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Proof of theorem (Limit)

  1. Oct 5, 2013 #1
    1. The problem statement, all variables and given/known data
    Prove that if f(x)<=g(x) then lim f(x) <= lim g(x).


    2. Relevant equations
    -


    3. The attempt at a solution

    I've tried by definition of limit, but I didn't get anywhere with this... Can anyone help me??
     
  2. jcsd
  3. Oct 5, 2013 #2

    phinds

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    Does the limit of a function ever give you a value that is higher than the range of values of the function itself?
     
  4. Oct 5, 2013 #3

    HallsofIvy

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    Try a "proof by contradiction". Suppose lim f(x)> lim g(x). Let [itex]\alpha[/itex]= lim f(x)- lim g(x) and choose [itex]\epsilon= \alpha/2[/itex].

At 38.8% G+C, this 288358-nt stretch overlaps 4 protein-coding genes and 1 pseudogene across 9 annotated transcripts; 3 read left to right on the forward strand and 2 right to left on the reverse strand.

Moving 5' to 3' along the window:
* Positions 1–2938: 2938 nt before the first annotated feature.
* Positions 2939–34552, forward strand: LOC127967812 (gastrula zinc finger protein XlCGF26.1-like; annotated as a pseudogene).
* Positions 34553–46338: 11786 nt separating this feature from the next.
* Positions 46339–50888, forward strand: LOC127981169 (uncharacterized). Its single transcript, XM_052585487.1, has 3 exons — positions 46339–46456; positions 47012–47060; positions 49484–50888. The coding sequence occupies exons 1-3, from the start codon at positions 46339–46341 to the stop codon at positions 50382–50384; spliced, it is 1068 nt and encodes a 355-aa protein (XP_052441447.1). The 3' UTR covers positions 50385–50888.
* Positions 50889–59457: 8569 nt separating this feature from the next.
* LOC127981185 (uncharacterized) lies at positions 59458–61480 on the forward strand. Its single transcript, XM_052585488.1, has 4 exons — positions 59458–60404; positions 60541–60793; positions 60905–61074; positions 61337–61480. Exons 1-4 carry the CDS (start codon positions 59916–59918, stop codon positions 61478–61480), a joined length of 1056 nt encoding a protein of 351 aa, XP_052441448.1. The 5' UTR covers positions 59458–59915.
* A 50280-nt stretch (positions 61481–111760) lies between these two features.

I am puzzled by phind's question. The answer is "yes, it does" but I don't see how that helps here.

    (Note, by the way, if the condition were "f(x)< g(x)" then it would NOT be true that "lim f(x)< lim g(x)". Phind's suggestion would be helpful in proving that.)
     
  5. Oct 5, 2013 #4

    phinds

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  6. Oct 5, 2013 #5

    LCKurtz

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    Try ##\lim_{x\to\infty}\frac 1 x##.
     
    Last edited: Oct 5, 2013
  7. Oct 5, 2013 #6

    phinds

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    OK, thanks. I got it.
     
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